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Four-Armed Ekadanta Ganesha

Natural Brass
Antique Brown
Four-Armed Ekadanta Ganesha
$459.00
Color
Item Code: ZDN83
Specifications:
Brass Sculpture
18.4 inch X 14.7 inch X 7.5 inch
11.7 kg
This brass statue, a contemporary art-work but rendered using the ninth-tenth century tradition of the great Chola sculpture, still practised at some of the centres of art in South India, especially Swamimalai in Tamilnadu, best known for its brass-cast in characteristic Chola tradition, represents the four-armed elephant god Lord Ganesha in his Ekadanta manifestation. The Ekadanta form of Lord Ganesha is one of his earliest eight forms that texts perceive as prevailing over eight weaknesses inherent in man. Lord Ganesha in his Ekadanta manifestation commands ‘moda’ – arrogance, the man’s inclination to disrespect others, a kind of non-acceptance of the world, and hence a disharmonious living. By vanquishing this inherent weakness Ekadanta Ganapati makes the life harmonious.

As prescribed for his form as Ekadanta, Lord Ganesha is one-tusked and four-armed. He is carrying in his normal right hand his broken tusk, an essential attribute of his Ekadanta form, while in other three, a goad, noose and ‘modaka’ or ‘laddu’. The broken tusk in his right hand has mythical contexts. It is said that he had written with it the great epic Mahabharata when its author sage Vyasa could not find a scribe to do it. As the tradition has it, he worshipped Lord Ganesha and prayed him to scribe the great epic when he dictated it. Hence, Ekadanta Ganapati is worshipped also as the patron of literature, and not only that in all academic events his worship precedes the worship of Saraswati, the goddess of learning, but an ivory pen, symbolic of his broken tusk with which he had scribed the great epic, is revered as the highest tool of learning.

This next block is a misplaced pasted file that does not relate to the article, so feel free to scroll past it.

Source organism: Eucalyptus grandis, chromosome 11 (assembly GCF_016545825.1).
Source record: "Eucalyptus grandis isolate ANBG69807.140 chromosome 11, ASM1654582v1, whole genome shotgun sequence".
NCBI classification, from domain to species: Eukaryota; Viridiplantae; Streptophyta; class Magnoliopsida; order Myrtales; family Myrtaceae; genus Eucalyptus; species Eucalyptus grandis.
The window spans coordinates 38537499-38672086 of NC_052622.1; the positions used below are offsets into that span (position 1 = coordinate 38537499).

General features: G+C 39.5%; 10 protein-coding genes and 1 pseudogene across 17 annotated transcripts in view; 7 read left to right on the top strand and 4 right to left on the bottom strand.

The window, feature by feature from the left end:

This seated image of Lord Ganesha has been installed on a four-tiered high pedestal consisting of a rectangular base comprising an upwards tapering lotus moulding, a plain moulding with a projected edge over it, a full blown lotus above it and finally a plain circular moulding on its top. From the backside of the pedestal there radiates an elaborate fire-arch which rises on architectural members looking-like half columns on either side consisting of lotus mouldings and adorned with floral arabesques. Over these half columns rises a circular arch, a plain ring inside and a course of stylised leaves over it. It is topped by a motif having the Kirtimukha’s resemblance. The elaborately bejeweled figure of Lord Ganesha is in ‘lalitasana’ – seated posture. He is putting on an elegant ‘antariya’ with laces of beads alternating its pleats, a low-height crown and a yajnopavit around his belly. In precision, figural grace, craftsmanship, anatomical proportions, finish and overall execution the statue is simply rare.

This description by Prof. P.C. Jain and Dr. Daljeet. Prof. Jain specializes on the aesthetics of literature and is the author of numerous books on Indian art and culture. Dr. Daljeet is the curator of the Miniature Painting Gallery, National Museum, New Delhi. They have both collaborated together on a number of books.


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